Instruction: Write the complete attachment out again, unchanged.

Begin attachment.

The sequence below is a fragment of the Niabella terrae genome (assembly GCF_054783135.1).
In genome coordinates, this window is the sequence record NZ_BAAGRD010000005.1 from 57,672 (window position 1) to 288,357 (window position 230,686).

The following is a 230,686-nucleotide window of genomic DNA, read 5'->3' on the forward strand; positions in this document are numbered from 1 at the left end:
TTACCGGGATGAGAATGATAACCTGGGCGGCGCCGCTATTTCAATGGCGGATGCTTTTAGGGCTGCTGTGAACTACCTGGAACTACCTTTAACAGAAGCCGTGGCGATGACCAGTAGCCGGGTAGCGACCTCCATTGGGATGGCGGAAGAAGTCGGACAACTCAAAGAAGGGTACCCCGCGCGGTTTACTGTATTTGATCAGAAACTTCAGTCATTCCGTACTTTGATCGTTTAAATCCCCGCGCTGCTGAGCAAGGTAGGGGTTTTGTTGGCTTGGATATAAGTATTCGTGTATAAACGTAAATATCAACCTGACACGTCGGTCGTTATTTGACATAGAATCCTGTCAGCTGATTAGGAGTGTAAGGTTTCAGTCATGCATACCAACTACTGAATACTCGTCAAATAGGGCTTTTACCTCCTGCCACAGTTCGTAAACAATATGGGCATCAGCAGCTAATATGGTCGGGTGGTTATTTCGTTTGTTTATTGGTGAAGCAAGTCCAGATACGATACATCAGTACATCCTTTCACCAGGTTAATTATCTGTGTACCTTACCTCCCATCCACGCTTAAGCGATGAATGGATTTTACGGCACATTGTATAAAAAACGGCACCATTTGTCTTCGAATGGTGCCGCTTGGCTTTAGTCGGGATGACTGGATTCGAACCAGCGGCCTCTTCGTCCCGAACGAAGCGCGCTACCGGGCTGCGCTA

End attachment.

The sequence below is a fragment of the Niabella terrae genome (assembly GCF_054783135.1).
In genome coordinates, this window is the sequence record NZ_BAAGRD010000005.1 from 57,672 (window position 1) to 288,357 (window position 230,686).

The following is a 230,686-nucleotide window of genomic DNA, read 5'->3' on the forward strand; positions in this document are numbered from 1 at the left end:
TTACCGGGATGAGAATGATAACCTGGGCGGCGCCGCTATTTCAATGGCGGATGCTTTTAGGGCTGCTGTGAACTACCTGGAACTACCTTTAACAGAAGCCGTGGCGATGACCAGTAGCCGGGTAGCGACCTCCATTGGGATGGCGGAAGAAGTCGGACAACTCAAAGAAGGGTACCCCGCGCGGTTTACTGTATTTGATCAGAAACTTCAGTCATTCCGTACTTTGATCGTTTAAATCCCCGCGCTGCTGAGCAAGGTAGGGGTTTTGTTGGCTTGGATATAAGTATTCGTGTATAAACGTAAATATCAACCTGACACGTCGGTCGTTATTTGACATAGAATCCTGTCAGCTGATTAGGAGTGTAAGGTTTCAGTCATGCATACCAACTACTGAATACTCGTCAAATAGGGCTTTTACCTCCTGCCACAGTTCGTAAACAATATGGGCATCAGCAGCTAATATGGTCGGGTGGTTATTTCGTTTGTTTATTGGTGAAGCAAGTCCAGATACGATACATCAGTACATCCTTTCACCAGGTTAATTATCTGTGTACCTTACCTCCCATCCACGCTTAAGCGATGAATGGATTTTACGGCACATTGTATAAAAAACGGCACCATTTGTCTTCGAATGGTGCCGCTTGGCTTTAGTCGGGATGACTGGATTCGAACCAGCGGCCTCTTCGTCCCGAACGAAGCGCGCTACCGGGCTGCGCTA